10. Accepting a robe after coming to the treasurer to get the robe more than six times (since this indicates an excess of desire)
  11. Owning a blanket or rug made of silk
  12. Making or accepting a blanket or rug made from pure black wool
  13. Making or accepting a blanket or rug made from more than 50% black wool
  14. Making or accepting a blanket or rug fewer than six years after you last made or accepted one
  15. Making or accepting a sitting rug without incorporating at least one old piece of felt 25 cm. square, for the sake of discoloring it
  16. Carrying raw wool for more than 48 km
  17. Getting a bhikkhuni to wash, dye, or card raw wool
  18. Accepting gold or money, or telling someone how to donate it. If money is placed in a bhikkhu's presence he may not recognize it as his nor tell someone else to take care of it for him. Bhikkhus often have stewards who will take care of donations, but the stewards are always free to take the money and leave
  19. Buying or selling goods
  20. Trading goods with anyone besides other bhikkhus
  21. Keeping an extra alms bowl for more than ten days after receiving a new one
  22. Asking for a new bowl when your old bowl is not beyond repair
  23. Taking a medicine from storage for more than seven days
  24. Using a rains-bathing cloth before the last two weeks of the fourth month of the hot season, or accepting one before the fourth month
  25. Taking back a loaned robe out of anger
  26. Getting thread, and getting people to weave thread for you
  27. Receiving cloth after telling its weavers to increase the quality for you
  28. Keeping robes past the end of the season after accepting them during the last eleven days of the Rains Retreat (Vassa)
  29. Being separated from your robes for more than six nights if you are living in a dangerously distant village and need to separate yourself from your robes after the Rains Retreat
  30. Persuading a donor to give gifts to oneself, when they were previously intended for the sangha at large

Pacittiya[edit]

92 pacittiya are rules entailing confession. There are ninety two Pacittiya and they are minor violations which do not entail expulsion or any probationary periods.

1. A deliberate lie is to be confessed.

2. An insult is to be confessed.

3. Malicious tale-bearing among bhikkhus is to be confessed.

4. Should any bhikkhu have an unordained person recite Dhamma line by line (with him), it is to be confessed.

5. Should any bhikkhu lie down together (in the same dwelling) with an unordained person for more than two or three consecutive nights, it is to be confessed.

6. Should any bhikkhu lie down together (in the same dwelling) with a woman, it is to be confessed.

7. Should any bhikkhu teach more than five or six sentences of Dhamma to a woman, unless a knowledgeable man is present, it is to be confessed.

8. Should any bhikkhu report (his own) superior human state, when it is factual, to an unordained person, it is to be confessed.

9. Should any bhikkhu report (another) bhikkhu's serious offense to an unordained person, unless authorized by the bhikkhus, it is to be confessed.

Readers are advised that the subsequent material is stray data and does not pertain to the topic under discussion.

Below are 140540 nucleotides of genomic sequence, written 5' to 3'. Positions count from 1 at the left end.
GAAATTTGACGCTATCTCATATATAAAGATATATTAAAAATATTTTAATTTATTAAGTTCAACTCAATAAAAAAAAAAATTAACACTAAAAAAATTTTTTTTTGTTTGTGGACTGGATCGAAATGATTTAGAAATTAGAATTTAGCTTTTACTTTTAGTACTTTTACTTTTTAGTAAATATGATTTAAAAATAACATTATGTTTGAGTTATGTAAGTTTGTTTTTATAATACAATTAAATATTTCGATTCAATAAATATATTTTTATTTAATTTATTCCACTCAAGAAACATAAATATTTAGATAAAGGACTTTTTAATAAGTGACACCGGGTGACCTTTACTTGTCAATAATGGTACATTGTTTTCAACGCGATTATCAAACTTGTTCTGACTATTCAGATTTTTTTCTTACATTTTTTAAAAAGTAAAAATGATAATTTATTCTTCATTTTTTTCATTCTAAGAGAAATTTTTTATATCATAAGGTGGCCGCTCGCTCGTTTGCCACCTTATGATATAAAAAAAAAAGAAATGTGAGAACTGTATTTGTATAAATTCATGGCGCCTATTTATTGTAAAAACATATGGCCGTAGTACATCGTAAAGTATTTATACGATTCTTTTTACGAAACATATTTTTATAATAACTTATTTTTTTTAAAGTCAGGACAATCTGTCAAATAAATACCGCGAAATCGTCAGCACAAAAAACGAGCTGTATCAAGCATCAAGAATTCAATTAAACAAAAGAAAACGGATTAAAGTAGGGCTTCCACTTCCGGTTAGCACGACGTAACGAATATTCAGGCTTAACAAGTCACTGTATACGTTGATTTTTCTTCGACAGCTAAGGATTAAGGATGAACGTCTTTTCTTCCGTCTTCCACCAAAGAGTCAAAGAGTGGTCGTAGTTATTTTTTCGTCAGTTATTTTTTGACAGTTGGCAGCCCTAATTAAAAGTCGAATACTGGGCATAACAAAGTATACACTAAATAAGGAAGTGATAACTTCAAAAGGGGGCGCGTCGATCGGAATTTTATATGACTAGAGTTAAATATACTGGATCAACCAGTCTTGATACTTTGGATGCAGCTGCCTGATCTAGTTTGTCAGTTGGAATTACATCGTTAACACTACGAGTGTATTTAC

10. Should any bhikkhu dig soil or have it dug, it is to be confessed.

11. The damaging of a living plant is to be confessed.

12. Evasive speech and causing frustration are to be confessed.

13. Criticizing or complaining (about a Community official) is to be confessed.

14. Should any bhikkhu set a bed, bench, mattress, or stool belonging to the Community out in the open, or have it set out, and then on departing neither put it away nor have it put away, or should he go without taking leave, it is to be confessed.

15. Should any bhikkhu set out bedding in a dwelling belonging to the Community, or have it set out, and then on departing neither put it away nor have it put away, or should he go without taking leave, it is to be confessed.

16. Should any bhikkhu knowingly lie down in a dwelling belonging to the Community so as to intrude on a bhikkhu who arrived there first, (thinking), "Whoever finds it confining will go away," doing it for just that reason and no other, it is to be confessed.

17. Should any bhikkhu, angered and displeased, evict a bhikkhu from a dwelling belonging to the Community, or have him evicted, it is to be confessed.

18. Should any bhikkhu sit or lie down on a bed or bench with detachable legs on an (unplanked) loft in a dwelling belonging to the Community, it is to be confessed.

19. When a bhikkhu is having a large dwelling built, he may supervise two or three layers of facing to plaster the area around the window frame and reinforce the area around the door frame the width of the door opening, while standing where there are no crops to speak of. Should he supervise more than that, even if standing where there are no crops to speak of, it is to be confessed.

20. Should any bhikkhu knowingly pour water containing living beings, or have it poured, on grass or on clay, it is to be confessed.

21. Should any bhikkhu, unauthorized, exhort the bhikkhunīs, it is to be confessed.

22. Should any bhikkhu, even if authorized, exhort the bhikkhunīs after sunset, it is to be confessed.

23. Should any bhikkhu, having gone to the bhikkhunīs' quarters, exhort the bhikkhunīs, except at the proper occasion, it is to be confessed. Here the proper occasion is this: A bhikkhunī is ill. This is the proper occasion here.

24. Should any bhikkhu say that the bhikkhus exhort the bhikkhunīs for the sake of worldly gain, it is to be confessed.